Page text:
I have a MacBook Air. I have two, in fact—one I keep at work, and one I keep at home. I find the concept of carting one laptop back and forth every day an unthinkable hit to my travel-light lifestyle. And the thought of opening it up and actually trying to work on it on the crowded A-Train is even more unappealing. What I need is the ability to run the free and open source QEMU computer emulator package on which my personal remix distribution of Levinux is based on. I need it in my hands like a Kindle book, or like one of the many iPads that people are constantly playing games on on the subway. I want to be a productive wolf in sheep’s clothing.

So, I want Levinux, and the QEMU product it’s based on on an inconspicuous tablet. Now, QEMU will also run on Mac OS X and most desktop Linux distros, like Ubuntu. But OS X isn’t on tablets yet, and Ubuntu is only barely there. But the Windows 8.1 user interface looks just so great for multitasking on tablets today. I think Microsoft is now full of people who are really trying to “do it better” rather than just rip off the old Palm / iOS paradigms like Google with Android.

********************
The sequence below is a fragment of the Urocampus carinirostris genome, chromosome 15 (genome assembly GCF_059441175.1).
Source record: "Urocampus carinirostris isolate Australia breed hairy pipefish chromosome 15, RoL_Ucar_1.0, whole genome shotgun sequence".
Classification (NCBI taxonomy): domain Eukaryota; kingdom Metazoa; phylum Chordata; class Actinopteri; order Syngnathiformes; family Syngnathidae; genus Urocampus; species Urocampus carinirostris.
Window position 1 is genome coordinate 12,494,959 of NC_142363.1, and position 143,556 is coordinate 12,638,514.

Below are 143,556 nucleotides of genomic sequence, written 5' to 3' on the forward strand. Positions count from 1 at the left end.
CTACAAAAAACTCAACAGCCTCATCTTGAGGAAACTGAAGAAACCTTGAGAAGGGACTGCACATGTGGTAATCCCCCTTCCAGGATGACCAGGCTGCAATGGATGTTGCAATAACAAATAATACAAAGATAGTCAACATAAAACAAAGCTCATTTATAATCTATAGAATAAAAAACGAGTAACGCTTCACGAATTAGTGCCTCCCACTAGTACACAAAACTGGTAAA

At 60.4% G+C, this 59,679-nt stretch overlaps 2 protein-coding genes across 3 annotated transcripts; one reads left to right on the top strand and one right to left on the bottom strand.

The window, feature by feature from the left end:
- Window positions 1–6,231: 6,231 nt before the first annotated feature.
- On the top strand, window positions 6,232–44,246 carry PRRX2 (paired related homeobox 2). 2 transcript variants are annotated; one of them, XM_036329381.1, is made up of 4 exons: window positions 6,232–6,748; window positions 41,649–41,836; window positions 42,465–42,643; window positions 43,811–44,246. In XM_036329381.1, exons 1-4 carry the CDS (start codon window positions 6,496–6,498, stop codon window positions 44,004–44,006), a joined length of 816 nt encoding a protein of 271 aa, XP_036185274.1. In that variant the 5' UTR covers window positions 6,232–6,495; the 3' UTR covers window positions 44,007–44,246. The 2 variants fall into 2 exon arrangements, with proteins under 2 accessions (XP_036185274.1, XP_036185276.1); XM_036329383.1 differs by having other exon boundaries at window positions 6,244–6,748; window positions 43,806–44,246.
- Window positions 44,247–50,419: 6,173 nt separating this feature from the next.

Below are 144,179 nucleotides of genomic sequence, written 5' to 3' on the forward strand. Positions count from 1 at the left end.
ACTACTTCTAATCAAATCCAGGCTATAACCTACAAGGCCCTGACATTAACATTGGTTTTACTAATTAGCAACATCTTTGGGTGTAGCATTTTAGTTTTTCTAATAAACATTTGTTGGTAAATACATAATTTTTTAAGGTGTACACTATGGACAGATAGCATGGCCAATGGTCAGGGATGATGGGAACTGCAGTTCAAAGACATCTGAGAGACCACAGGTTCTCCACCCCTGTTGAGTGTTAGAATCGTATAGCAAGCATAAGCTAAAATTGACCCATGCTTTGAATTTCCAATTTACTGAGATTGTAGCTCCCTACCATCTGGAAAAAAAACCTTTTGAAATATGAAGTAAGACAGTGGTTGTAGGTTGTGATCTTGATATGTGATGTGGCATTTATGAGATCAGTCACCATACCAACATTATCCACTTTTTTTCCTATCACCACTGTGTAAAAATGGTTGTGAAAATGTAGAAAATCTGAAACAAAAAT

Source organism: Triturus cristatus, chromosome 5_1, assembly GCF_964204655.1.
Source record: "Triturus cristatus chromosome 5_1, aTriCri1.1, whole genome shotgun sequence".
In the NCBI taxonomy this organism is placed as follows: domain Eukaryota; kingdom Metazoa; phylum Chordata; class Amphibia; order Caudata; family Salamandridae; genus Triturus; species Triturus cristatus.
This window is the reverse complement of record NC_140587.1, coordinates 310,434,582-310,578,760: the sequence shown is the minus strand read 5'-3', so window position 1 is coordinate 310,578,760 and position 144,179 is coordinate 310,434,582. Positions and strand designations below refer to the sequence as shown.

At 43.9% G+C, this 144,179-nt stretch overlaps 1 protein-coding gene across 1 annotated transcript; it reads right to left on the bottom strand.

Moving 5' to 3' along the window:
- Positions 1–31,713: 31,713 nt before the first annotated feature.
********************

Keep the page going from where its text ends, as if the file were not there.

Specifically, from a “being productive” standpoint, I’m talking about flipping between running apps and arranging screens with more than one app displaying at the same time so that you can zip around seamlessly, stop thinking about “the system” and focus in on the application—even if that means using 3 or 4 applications as if they were one. I know this to be possible. It was possible 25 years ago on the Amiga computer. I’ve been looking unsuccessfully for the next Amiga-caliber productivity environment ever since. OS X virtual screens had me pumped. Edge-gestures on Windows 8.1 have me drooling. I’m also looking forward to Ubuntu’s edge gesture offerings along similar lines, but this Dell is a ready-to-use product today.